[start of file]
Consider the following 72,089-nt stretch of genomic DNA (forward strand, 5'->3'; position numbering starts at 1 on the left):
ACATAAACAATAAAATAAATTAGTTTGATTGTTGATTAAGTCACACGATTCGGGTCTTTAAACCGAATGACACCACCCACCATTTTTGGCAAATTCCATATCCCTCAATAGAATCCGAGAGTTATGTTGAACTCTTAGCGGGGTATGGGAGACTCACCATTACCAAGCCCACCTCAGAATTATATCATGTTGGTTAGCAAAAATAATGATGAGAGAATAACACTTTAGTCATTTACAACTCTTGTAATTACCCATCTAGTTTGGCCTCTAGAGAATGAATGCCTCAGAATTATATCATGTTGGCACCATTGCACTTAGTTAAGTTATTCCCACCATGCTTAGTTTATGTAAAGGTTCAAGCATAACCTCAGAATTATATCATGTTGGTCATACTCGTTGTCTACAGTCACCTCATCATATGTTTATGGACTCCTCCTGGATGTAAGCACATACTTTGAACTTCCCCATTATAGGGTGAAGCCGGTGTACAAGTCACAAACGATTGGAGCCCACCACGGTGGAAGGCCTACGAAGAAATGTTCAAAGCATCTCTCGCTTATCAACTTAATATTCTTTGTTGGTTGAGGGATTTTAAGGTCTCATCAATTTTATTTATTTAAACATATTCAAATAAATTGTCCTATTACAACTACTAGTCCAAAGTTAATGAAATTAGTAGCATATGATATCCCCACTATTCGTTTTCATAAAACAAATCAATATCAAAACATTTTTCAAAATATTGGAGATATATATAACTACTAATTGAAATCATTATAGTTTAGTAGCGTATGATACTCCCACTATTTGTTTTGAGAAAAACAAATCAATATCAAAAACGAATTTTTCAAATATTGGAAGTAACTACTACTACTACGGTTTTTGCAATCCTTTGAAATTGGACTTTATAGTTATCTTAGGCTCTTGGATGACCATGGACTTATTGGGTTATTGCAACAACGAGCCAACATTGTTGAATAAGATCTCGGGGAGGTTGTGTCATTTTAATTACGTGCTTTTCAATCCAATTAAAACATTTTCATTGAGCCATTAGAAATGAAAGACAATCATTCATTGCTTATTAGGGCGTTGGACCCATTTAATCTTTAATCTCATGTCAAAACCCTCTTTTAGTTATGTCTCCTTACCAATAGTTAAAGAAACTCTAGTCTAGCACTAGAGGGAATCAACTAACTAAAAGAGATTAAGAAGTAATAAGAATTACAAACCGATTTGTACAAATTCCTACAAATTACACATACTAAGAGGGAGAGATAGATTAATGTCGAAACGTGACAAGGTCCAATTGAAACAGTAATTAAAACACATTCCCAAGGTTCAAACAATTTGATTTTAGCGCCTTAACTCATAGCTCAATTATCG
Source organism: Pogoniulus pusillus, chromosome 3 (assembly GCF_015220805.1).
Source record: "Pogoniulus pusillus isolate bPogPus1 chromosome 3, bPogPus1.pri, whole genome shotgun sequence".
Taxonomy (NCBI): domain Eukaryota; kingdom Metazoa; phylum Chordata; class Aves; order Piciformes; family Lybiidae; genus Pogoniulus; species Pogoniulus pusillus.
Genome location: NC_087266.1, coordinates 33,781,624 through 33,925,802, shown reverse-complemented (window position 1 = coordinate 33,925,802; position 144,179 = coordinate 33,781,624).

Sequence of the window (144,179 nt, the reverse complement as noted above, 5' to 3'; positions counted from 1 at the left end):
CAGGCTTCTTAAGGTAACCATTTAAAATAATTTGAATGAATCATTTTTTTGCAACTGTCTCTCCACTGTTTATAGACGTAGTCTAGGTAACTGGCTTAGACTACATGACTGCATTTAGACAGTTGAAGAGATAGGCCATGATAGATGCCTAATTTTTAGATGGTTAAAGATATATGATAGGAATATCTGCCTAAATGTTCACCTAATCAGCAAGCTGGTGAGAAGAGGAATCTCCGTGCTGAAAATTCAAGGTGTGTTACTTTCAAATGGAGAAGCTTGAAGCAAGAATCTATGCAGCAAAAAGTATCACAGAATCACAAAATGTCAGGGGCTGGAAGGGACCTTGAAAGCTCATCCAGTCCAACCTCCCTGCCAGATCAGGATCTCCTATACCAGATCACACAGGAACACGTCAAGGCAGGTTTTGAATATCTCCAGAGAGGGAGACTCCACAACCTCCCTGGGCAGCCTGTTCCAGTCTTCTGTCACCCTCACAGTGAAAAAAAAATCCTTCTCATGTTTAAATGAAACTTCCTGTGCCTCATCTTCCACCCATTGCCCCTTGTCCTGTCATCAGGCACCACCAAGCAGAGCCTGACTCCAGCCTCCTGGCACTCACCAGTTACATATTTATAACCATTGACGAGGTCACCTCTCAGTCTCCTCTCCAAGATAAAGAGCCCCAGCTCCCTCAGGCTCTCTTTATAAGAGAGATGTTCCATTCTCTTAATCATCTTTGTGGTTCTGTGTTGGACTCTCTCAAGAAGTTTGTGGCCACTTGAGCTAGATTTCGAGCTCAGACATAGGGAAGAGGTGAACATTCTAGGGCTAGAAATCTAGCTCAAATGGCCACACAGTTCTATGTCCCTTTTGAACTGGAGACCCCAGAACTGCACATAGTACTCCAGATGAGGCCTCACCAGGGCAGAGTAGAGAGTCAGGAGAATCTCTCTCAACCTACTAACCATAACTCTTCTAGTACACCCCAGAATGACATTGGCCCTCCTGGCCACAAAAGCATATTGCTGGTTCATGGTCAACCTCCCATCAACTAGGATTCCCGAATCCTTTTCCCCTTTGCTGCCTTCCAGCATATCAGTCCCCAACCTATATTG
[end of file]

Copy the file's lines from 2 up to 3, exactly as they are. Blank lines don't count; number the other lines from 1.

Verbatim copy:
ACATAAACAATAAAATAAATTAGTTTGATTGTTGATTAAGTCACACGATTCGGGTCTTTAAACCGAATGACACCACCCACCATTTTTGGCAAATTCCATATCCCTCAATAGAATCCGAGAGTTATGTTGAACTCTTAGCGGGGTATGGGAGACTCACCATTACCAAGCCCACCTCAGAATTATATCATGTTGGTTAGCAAAAATAATGATGAGAGAATAACACTTTAGTCATTTACAACTCTTGTAATTACCCATCTAGTTTGGCCTCTAGAGAATGAATGCCTCAGAATTATATCATGTTGGCACCATTGCACTTAGTTAAGTTATTCCCACCATGCTTAGTTTATGTAAAGGTTCAAGCATAACCTCAGAATTATATCATGTTGGTCATACTCGTTGTCTACAGTCACCTCATCATATGTTTATGGACTCCTCCTGGATGTAAGCACATACTTTGAACTTCCCCATTATAGGGTGAAGCCGGTGTACAAGTCACAAACGATTGGAGCCCACCACGGTGGAAGGCCTACGAAGAAATGTTCAAAGCATCTCTCGCTTATCAACTTAATATTCTTTGTTGGTTGAGGGATTTTAAGGTCTCATCAATTTTATTTATTTAAACATATTCAAATAAATTGTCCTATTACAACTACTAGTCCAAAGTTAATGAAATTAGTAGCATATGATATCCCCACTATTCGTTTTCATAAAACAAATCAATATCAAAACATTTTTCAAAATATTGGAGATATATATAACTACTAATTGAAATCATTATAGTTTAGTAGCGTATGATACTCCCACTATTTGTTTTGAGAAAAACAAATCAATATCAAAAACGAATTTTTCAAATATTGGAAGTAACTACTACTACTACGGTTTTTGCAATCCTTTGAAATTGGACTTTATAGTTATCTTAGGCTCTTGGATGACCATGGACTTATTGGGTTATTGCAACAACGAGCCAACATTGTTGAATAAGATCTCGGGGAGGTTGTGTCATTTTAATTACGTGCTTTTCAATCCAATTAAAACATTTTCATTGAGCCATTAGAAATGAAAGACAATCATTCATTGCTTATTAGGGCGTTGGACCCATTTAATCTTTAATCTCATGTCAAAACCCTCTTTTAGTTATGTCTCCTTACCAATAGTTAAAGAAACTCTAGTCTAGCACTAGAGGGAATCAACTAACTAAAAGAGATTAAGAAGTAATAAGAATTACAAACCGATTTGTACAAATTCCTACAAATTACACATACTAAGAGGGAGAGATAGATTAATGTCGAAACGTGACAAGGTCCAATTGAAACAGTAATTAAAACACATTCCCAAGGTTCAAACAATTTGATTTTAGCGCCTTAACTCATAGCTCAATTATCG
Source organism: Pogoniulus pusillus, chromosome 3 (assembly GCF_015220805.1).